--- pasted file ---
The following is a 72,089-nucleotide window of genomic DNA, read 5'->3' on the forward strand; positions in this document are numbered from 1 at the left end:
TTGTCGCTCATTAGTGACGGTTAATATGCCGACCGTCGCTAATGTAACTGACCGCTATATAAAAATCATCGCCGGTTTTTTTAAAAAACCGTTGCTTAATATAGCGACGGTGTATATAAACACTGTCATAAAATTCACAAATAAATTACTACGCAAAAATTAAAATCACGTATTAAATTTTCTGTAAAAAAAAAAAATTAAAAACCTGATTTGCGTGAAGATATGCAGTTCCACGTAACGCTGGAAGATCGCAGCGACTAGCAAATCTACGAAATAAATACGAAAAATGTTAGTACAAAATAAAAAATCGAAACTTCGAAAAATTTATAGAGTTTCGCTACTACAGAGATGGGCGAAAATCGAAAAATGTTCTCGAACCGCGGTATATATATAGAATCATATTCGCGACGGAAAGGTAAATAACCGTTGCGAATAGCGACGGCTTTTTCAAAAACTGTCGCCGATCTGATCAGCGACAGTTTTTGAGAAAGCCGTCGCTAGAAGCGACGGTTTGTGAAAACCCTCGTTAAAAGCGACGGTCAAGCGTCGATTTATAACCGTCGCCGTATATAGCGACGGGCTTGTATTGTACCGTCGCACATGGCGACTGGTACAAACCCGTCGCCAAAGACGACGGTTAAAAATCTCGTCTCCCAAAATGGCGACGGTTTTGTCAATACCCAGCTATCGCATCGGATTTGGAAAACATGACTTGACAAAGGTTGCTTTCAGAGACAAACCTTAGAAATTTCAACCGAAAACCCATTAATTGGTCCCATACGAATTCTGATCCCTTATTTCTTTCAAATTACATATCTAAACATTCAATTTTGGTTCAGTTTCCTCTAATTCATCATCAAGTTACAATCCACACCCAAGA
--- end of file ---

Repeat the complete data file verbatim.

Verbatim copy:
The following is a 72,089-nucleotide window of genomic DNA, read 5'->3' on the forward strand; positions in this document are numbered from 1 at the left end:
TTGTCGCTCATTAGTGACGGTTAATATGCCGACCGTCGCTAATGTAACTGACCGCTATATAAAAATCATCGCCGGTTTTTTTAAAAAACCGTTGCTTAATATAGCGACGGTGTATATAAACACTGTCATAAAATTCACAAATAAATTACTACGCAAAAATTAAAATCACGTATTAAATTTTCTGTAAAAAAAAAAAATTAAAAACCTGATTTGCGTGAAGATATGCAGTTCCACGTAACGCTGGAAGATCGCAGCGACTAGCAAATCTACGAAATAAATACGAAAAATGTTAGTACAAAATAAAAAATCGAAACTTCGAAAAATTTATAGAGTTTCGCTACTACAGAGATGGGCGAAAATCGAAAAATGTTCTCGAACCGCGGTATATATATAGAATCATATTCGCGACGGAAAGGTAAATAACCGTTGCGAATAGCGACGGCTTTTTCAAAAACTGTCGCCGATCTGATCAGCGACAGTTTTTGAGAAAGCCGTCGCTAGAAGCGACGGTTTGTGAAAACCCTCGTTAAAAGCGACGGTCAAGCGTCGATTTATAACCGTCGCCGTATATAGCGACGGGCTTGTATTGTACCGTCGCACATGGCGACTGGTACAAACCCGTCGCCAAAGACGACGGTTAAAAATCTCGTCTCCCAAAATGGCGACGGTTTTGTCAATACCCAGCTATCGCATCGGATTTGGAAAACATGACTTGACAAAGGTTGCTTTCAGAGACAAACCTTAGAAATTTCAACCGAAAACCCATTAATTGGTCCCATACGAATTCTGATCCCTTATTTCTTTCAAATTACATATCTAAACATTCAATTTTGGTTCAGTTTCCTCTAATTCATCATCAAGTTACAATCCACACCCAAGA